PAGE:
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Soldier who defended Mariupol recounts battles in city centre

Tuesday, 21 February 2023, 09:38

A National Guardsman with call sign Cerberus served as a machine gunner in Mariupol. He was first at the Azovstal steel plant, then he was sent to the Azov Regiment, and then he was at the contact line in the centre of Mariupol. 

He was wounded when Russian forces hit an old house. Three days later, he was evacuated to Dnipro by helicopter. 

The National Guard of Ukraine has told this soldier’s story. 

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Cerberus served even before the full-scale invasion. He had only 30 days left before being discharged. 

 

"We woke up on alert, but we did not believe that this could all be happening for real. In two days, we were already at Azovstal, the last outpost. But then we were sent to the Azov Regiment. 

We were supplying artillery shells. After a week and a half or two weeks, ammunition ran out, and I volunteered to go to the frontline; my first position was in the centre of Mariupol, behind the drama theatre," he said. 

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He remembered how heavily the Russians shelled the city: Mariupol was under constant attack from the air, sea, and ground.

The invaders did not count their losses, as they wanted to get into the city at any price. 

"There were not only direct attacks; they tried encircling [Ukrainian troops – ed.]; entered the city at night. They were firing at us from 10-20 metres away through dense buildings. There were a lot of Russian aircraft and artillery," Cerberus said. 

He explained that Russian forces used artillery systems first, then brought tanks and armoured combat vehicles behind them. And then it was Russian infantry that entered the city. 

 

"I saw conscripts from the ‘DPR’ and ‘LPR’ [self-proclaimed and non-recognised Donetsk People’s Republic and Luhansk People’s Republic – ed.]. I saw Chechens twice; they were just rushing the conscripts so that they would advance. The conscripts were wearing light clothes and had simple equipment. Three gun magazines and one more in a gun. Helmets from World War II and white bandages. Some were wearing just regular clothes," Cerberus recounted.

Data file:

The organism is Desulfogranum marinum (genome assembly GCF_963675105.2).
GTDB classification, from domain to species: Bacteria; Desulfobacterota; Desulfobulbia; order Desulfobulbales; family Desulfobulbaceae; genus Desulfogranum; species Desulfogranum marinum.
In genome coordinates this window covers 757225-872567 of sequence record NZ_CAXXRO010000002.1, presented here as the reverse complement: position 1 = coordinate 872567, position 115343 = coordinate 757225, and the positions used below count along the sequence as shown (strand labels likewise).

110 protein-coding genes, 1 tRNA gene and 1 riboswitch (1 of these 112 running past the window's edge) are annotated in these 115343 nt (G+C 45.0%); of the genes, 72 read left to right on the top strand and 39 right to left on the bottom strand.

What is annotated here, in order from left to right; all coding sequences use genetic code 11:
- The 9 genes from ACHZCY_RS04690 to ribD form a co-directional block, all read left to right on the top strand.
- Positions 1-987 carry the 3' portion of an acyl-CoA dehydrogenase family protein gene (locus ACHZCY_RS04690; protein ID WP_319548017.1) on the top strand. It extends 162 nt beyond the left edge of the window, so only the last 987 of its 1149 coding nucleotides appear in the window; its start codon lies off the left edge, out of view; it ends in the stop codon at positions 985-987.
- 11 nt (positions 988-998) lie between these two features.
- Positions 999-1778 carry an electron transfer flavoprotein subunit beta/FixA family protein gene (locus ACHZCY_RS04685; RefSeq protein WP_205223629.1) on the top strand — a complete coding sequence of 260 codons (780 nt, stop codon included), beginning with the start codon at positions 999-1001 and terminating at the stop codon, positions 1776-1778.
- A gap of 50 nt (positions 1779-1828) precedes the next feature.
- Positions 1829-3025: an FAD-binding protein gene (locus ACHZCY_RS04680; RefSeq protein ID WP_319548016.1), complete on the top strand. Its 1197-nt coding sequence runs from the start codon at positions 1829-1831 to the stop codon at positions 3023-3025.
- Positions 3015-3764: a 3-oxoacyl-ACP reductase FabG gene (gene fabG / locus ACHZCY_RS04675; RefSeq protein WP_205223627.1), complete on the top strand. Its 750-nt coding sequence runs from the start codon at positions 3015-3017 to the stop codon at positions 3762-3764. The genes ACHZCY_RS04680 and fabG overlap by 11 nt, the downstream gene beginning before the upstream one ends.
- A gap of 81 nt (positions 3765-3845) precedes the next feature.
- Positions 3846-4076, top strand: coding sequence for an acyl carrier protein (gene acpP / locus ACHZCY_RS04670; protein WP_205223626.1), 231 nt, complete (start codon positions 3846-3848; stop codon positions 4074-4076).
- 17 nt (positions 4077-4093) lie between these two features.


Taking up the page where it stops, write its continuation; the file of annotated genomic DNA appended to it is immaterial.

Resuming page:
The blockade of the city was felt: there was a lack of food and water, and getting them became more and more dangerous. 

Despite National Guardsmen receiving food kits and first aid kits, they often lost them under the rubble or during fires. Cerberus was under the rubble after one Russian strike and miraculously survived. 

"I was injured on 28 March in the Prymorskyi district. A tank went very close to a crossroad, turned around and fired at a building with us inside. It was an old building; we were on the third floor.

The guys reacted instantly; they got me from under the rubble. In half an hour, they took me out, but I was fainting all the time. I was at Azovstal for a day and a half," Cerberus said.

He mentions this period of time only in fragments. He has said that a medic from the Azov Regiment came to him at midnight and gave him painkillers. And he was covered with warm blankets. 

On 31 March, Cerberus was evacuated from the steel plant. 

"We were flying so low that it was as if we touched the ground. When we landed, many ambulance cars arrived. I did not know where I was. But there was a very kind lady, I guess her name was Nadiia. She asked if I knew the phone number of my family and I called my mom and just said: ‘Hi mom! Hello, I am alive!’ And she somehow understood that I was in Dnipro right away," he added. 

At the moment, the soldier has almost restored his lost health and is serving with the Azov Brigade.

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